While the standard simile can be found throughout poetry, and non-poetic sources too, the epic simile is a little bit of a different kind of beast. If we want to better understand Homeric similes, we’ll need to get closer to the concept. The best way to do this is to interrogate a number of epic simile examples. These are some of the best-known of all the epic similes that have been used in poetry. So, with that bit of introduction out of the way, we can safely get into our look at a few epic simile examples.
Odyssey manuscript (8th Century BCE) by Homer; File:Odyssey_manuscript.jpg photoshoped by Odysses, Public domain, via Wikimedia Commons
The Iliad (7th or 8th Century BCE) by Homer
|7th or 8th century BCE
|Type of Poem
|The Trojan War
The Iliad is one of the earliest of all the epic poems and, as the earliest work of Homer, it is also the place in which a Homeric simile is rather likely to occur. In this case, an epic simile can be found in a section such as the extended comparison between the great hero of the Trojan War, Ajax, and a massive, powerful beast. The comparison between these two entities proceeds for many lines as the comparison is repeatedly reinforced.
The power of the gigantic beast, as well as the slowness of something so large, are both used to better understand this major figure in the Iliad.
The Iliad (7th or 8th Century BCE) by Homer; Homer, Public Domain, via Wikimedia Commons
The Aeneid (30 – 19 BCE) by Virgil
|30 – 19 BCE
|Type of Poem
|The story of Aeneas
The Aeneid is considered to be one of the greatest of all the Latin epics, and it would go on to become one of the most important texts of the Roman world. In it, Virgil uses a number of epic simile examples, and one of these compares the battle between the Trojans and Greeks from the Trojan War to the terrible winds that press their way into the Alps. The comparison between two warring factions and a force of nature shows the intensity that can be felt between these two sides of a grand, mythical conflict.
The use of an epic simile allows for this kind of comparison to have significant weight behind it.
The Aeneid (30 – 19 BCE) by Virgil; Houghton Library, Public domain, via Wikimedia Commons
Paradise Lost (1667) by John Milton
|Type of Poem
|The Fall of Man and the angels
Paradise Lost is one of the most significant and influential epic poems written in the English language, and an important text in Christian literature. It follows the Fall of Man from the Garden of Eden as well as the way in which Satan led a number of angels to betray god and so fall from heaven. In this epic poem, a great epic simile example is used when Satan departs from hell, and his departure is compared to a great fleet of ships. This simultaneously shows the immense vastness of hell itself but also the power of Satan as a dark figure. The epic simile is used to produce this image of terrible majesty that turns Satan into such a formidable foe.
Whenever you turn your head, there seems to be some new type of concept sitting around and waiting for you to learn about it. The epic simile is one such concept. It has been around for a particularly long time, but it is also one of those types of concepts that have become relegated to a lesser-known part of literary understanding because the epic poem has become less common than it used to be. This article attempted to shine a light on the epic poem by examining the idea in and of itself while also discussing its characteristics, history, relation to the standard simile, and some epic simile examples. Hopefully, this has been a good discussion for those who enjoy and appreciate these sorts of things. Now, you just need to read a few epic poems on your own and try to identify the epic similes when they are presented to you.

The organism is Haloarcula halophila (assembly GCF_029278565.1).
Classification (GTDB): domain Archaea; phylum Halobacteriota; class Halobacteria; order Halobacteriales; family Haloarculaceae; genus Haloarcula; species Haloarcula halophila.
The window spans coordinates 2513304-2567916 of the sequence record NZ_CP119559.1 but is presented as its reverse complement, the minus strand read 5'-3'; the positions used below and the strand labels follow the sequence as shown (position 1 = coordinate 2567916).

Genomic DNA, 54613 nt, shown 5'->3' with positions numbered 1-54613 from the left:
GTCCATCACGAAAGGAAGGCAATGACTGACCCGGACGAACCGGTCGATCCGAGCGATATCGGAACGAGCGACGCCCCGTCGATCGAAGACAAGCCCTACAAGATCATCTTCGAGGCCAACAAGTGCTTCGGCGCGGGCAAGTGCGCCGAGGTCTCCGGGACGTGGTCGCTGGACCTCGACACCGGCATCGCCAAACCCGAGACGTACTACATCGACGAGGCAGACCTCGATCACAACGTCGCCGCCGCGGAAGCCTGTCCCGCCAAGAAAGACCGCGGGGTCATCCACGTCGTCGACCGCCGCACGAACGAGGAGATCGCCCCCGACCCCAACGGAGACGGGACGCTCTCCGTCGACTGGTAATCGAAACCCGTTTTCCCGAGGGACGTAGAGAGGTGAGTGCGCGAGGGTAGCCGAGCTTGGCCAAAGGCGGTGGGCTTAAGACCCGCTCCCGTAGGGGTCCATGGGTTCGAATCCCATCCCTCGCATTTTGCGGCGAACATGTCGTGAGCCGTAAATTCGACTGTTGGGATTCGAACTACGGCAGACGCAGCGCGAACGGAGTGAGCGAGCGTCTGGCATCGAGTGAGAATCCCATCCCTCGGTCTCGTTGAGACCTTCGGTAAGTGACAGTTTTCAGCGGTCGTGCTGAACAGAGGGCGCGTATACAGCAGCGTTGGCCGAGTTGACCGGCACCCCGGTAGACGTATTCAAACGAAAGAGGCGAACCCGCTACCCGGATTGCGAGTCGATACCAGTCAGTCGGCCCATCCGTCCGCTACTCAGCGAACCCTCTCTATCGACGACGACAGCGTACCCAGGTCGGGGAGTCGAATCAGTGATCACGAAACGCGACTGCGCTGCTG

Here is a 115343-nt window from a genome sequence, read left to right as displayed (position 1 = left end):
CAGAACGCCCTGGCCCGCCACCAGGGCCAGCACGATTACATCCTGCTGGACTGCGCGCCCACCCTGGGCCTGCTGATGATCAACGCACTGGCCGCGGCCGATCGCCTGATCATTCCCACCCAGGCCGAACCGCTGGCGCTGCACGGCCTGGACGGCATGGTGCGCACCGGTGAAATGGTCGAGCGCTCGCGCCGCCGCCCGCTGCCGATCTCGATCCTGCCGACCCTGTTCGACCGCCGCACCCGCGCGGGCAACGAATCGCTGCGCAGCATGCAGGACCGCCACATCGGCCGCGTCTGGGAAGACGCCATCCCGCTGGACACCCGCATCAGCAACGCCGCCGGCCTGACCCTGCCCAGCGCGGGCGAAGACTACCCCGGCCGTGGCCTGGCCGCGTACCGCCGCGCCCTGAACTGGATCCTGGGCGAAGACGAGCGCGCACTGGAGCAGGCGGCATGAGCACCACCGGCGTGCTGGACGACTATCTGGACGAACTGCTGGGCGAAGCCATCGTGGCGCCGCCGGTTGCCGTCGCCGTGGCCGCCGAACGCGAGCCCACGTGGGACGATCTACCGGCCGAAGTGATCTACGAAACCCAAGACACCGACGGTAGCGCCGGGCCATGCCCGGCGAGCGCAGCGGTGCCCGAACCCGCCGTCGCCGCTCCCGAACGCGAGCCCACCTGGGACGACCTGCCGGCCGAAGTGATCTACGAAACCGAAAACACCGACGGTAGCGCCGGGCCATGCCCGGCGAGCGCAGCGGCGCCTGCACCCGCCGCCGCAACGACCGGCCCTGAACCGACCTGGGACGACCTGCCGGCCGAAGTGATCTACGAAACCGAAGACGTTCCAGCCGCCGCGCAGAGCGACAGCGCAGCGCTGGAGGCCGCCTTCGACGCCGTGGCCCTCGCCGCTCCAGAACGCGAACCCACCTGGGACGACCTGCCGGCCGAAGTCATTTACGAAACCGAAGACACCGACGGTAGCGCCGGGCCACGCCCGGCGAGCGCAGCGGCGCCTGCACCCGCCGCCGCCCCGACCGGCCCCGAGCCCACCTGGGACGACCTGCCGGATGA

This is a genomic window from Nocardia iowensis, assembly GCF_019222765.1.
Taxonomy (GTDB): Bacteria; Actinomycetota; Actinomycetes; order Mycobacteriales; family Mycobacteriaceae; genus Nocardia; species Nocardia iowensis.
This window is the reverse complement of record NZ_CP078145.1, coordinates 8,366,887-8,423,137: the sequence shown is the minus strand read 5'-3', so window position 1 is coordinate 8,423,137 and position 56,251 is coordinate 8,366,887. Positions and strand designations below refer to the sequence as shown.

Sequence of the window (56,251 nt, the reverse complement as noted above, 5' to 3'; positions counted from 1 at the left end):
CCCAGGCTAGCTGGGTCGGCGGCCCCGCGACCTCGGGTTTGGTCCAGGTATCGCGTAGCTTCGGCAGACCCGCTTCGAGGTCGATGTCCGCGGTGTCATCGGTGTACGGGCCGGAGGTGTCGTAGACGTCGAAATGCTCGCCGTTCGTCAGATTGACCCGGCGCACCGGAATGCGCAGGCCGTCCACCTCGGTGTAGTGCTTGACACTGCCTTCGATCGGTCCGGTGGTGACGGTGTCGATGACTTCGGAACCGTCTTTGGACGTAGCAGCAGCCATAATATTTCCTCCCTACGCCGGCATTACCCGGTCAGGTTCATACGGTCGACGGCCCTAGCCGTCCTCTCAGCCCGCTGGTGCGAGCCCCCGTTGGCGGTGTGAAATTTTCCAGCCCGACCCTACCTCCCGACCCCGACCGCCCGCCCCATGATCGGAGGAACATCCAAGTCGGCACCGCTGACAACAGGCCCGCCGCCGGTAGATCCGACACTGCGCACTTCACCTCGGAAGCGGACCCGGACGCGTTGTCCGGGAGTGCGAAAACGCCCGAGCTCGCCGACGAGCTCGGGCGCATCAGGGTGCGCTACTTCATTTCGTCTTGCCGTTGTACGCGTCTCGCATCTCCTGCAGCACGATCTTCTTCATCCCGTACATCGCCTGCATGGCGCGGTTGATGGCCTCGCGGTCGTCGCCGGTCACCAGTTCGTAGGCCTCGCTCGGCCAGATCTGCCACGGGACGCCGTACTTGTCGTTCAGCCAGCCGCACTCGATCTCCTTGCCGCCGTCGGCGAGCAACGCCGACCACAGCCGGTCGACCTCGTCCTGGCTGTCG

Frequently Asked Questions
What Is the Epic Simile?
This type of simile is a kind of extended simile that entails a far more detailed comparison than those found in ordinary similes. This type of simile, also called the Homeric simile, is a type of non-metaphor comparison that will continue for several lines within a poem. It is most associated with epic poetry.
How Common Is the Epic Simile?
This type of simile is not all that common in shorter poems. However, the Homeric simile can be found in many epic poems, and it even derives its name from this type of poetry. However, it could be used in other forms of poetry even if this is not necessarily the case in most instances of its use.
Why Is It Known as an Epic Simile?
The reason for the name that the epic simile has been loaded down with for all these years is because it is most associated with epic poetry. This is also why it has come to be known as the Homeric simile. It is found in the ancient works of Homer, and so it is a particularly old form of this poetic device.
What Are the Characteristics of the Epic Simile?
The primary characteristics of the epic simile are marked by its extended nature, the use of standard like or as words, its length and complexity, and the fact that it tends to be found in narrative-oriented texts. This is still a kind of simile, but it’s just a simile that can stretch for far more lines than your average simile.
What Are Some of the Best-Known Epic Simile Examples?
When it comes to epic simile examples, you need to look toward a handful of famous epic poems. These include works such as The Iliad (7th or 8th Century BCE) by Homer, The Aeneid (30 – 19 BCE) by Virgil, and Paradise Lost (1667) by John Milton. There are epic similes found throughout many ancient epic poems, but these are some of the most notable.
Justin van Huyssteen is a freelance writer, novelist, and academic originally from Cape Town, South Africa. At present, he has a bachelor’s degree in English and literary theory and an honor’s degree in literary theory. He is currently working towards his master’s degree in literary theory with a focus on animal studies, critical theory, and semiotics within literature. As a novelist and freelancer, he often writes under the pen name L.C. Lupus.
Justin’s preferred literary movements include modern and postmodern literature with literary fiction and genre fiction like sci-fi, post-apocalyptic, and horror being of particular interest. His academia extends to his interest in prose and narratology. He enjoys analyzing a variety of mediums through a literary lens, such as graphic novels, film, and video games.
Justin is working for artincontext.org as an author and content writer since 2022. He is responsible for all blog posts about architecture, literature and poetry.
Cite this Article
Justin, van Huyssteen, “Epic Simile – Introducing the Staple of Epic Poetry.” Art in Context. January 18, 2024. URL: https://artincontext.org/epic-simile/
van Huyssteen, J. (2024, 18 January). Epic Simile – Introducing the Staple of Epic Poetry. Art in Context. https://artincontext.org/epic-simile/